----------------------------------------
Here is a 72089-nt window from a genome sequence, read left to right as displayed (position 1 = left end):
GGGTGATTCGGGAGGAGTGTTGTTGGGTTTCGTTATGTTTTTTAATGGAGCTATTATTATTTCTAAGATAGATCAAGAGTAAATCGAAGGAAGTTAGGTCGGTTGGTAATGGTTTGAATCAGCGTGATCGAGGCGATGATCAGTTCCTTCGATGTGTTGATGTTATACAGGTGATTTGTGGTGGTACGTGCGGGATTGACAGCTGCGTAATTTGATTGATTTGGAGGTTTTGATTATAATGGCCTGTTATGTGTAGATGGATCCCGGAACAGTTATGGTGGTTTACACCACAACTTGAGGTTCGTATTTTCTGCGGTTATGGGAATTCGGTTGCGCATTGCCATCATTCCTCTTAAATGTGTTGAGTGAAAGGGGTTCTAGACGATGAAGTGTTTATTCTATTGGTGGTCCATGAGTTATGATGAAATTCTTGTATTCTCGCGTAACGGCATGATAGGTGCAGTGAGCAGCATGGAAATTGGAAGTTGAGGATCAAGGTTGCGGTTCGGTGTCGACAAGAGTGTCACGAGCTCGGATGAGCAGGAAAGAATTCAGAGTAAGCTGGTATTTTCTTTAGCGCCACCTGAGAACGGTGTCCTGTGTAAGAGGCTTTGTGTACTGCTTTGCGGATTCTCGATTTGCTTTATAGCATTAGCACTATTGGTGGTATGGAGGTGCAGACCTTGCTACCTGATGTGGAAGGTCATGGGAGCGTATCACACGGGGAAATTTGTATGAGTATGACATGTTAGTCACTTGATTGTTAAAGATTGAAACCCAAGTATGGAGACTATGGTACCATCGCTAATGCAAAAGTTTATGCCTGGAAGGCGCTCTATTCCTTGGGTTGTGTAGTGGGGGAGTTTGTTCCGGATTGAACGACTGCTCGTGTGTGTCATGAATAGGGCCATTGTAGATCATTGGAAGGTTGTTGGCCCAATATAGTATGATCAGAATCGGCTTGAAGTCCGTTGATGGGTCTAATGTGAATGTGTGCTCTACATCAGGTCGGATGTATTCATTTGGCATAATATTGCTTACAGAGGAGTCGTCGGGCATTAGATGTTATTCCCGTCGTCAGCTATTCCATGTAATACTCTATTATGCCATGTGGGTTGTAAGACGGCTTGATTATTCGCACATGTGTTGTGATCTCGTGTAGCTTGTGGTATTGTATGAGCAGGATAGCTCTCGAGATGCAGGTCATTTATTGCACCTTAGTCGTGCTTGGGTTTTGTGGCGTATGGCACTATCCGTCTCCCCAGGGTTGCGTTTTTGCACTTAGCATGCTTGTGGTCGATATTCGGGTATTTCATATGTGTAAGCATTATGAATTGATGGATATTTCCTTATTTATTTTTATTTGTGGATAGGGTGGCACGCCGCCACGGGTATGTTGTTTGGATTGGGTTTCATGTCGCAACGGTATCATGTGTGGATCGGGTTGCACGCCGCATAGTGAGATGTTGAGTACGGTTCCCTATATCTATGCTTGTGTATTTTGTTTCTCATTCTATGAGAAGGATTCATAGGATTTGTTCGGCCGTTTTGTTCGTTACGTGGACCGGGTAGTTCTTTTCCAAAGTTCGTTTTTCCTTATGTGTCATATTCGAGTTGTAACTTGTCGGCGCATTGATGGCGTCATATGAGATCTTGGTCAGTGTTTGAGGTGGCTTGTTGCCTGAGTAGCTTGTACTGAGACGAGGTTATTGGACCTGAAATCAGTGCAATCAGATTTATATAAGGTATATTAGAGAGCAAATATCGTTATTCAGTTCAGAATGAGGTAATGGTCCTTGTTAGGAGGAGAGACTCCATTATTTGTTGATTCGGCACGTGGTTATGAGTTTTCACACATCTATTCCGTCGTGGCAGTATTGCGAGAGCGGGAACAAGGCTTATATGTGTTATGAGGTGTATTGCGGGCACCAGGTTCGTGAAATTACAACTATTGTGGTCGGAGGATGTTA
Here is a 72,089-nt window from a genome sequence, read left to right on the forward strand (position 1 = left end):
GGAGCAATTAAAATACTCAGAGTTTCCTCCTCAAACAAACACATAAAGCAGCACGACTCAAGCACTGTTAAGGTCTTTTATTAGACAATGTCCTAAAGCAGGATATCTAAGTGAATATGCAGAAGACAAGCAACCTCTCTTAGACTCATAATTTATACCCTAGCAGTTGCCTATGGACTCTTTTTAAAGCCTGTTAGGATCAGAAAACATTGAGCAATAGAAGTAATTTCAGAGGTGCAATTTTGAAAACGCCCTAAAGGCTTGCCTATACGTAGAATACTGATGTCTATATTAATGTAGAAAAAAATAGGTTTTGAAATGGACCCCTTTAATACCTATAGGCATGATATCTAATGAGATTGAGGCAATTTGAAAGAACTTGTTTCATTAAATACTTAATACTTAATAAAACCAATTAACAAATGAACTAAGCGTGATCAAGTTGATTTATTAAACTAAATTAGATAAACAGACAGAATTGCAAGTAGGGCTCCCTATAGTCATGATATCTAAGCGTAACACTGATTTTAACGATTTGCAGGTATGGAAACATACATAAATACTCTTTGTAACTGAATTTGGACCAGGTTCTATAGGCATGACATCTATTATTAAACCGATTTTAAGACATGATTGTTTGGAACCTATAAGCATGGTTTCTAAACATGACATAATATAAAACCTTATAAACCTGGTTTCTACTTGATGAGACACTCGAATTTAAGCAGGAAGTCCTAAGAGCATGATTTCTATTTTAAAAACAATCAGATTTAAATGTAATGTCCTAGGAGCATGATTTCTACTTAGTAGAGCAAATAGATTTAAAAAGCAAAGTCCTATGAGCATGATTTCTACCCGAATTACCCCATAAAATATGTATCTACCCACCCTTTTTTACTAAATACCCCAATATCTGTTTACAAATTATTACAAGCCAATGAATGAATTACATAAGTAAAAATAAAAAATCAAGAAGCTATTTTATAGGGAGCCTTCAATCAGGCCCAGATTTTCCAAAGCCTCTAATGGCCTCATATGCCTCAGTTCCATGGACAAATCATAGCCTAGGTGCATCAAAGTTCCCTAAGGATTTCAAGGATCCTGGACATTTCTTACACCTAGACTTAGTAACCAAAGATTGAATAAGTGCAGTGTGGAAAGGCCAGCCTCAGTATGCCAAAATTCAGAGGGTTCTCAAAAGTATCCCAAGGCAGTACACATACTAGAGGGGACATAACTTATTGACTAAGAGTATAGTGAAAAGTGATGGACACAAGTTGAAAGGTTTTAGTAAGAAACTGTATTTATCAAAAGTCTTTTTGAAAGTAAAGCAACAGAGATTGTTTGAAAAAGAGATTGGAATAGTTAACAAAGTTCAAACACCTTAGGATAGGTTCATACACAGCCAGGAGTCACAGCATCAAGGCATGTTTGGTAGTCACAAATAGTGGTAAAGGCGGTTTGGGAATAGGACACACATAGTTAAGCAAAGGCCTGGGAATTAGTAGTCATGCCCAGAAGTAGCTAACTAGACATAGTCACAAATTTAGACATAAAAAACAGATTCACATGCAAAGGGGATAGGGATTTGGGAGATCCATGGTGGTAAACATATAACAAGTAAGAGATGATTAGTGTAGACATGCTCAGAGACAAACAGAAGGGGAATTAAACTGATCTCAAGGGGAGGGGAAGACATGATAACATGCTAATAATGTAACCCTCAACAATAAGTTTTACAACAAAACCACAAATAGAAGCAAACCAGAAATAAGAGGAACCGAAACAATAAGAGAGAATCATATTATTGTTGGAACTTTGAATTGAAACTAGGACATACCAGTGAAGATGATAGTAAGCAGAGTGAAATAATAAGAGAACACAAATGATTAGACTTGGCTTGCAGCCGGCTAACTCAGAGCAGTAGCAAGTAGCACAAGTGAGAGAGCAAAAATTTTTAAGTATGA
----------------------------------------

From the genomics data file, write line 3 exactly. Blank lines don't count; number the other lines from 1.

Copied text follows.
Here is a 72,089-nt window from a genome sequence, read left to right on the forward strand (position 1 = left end):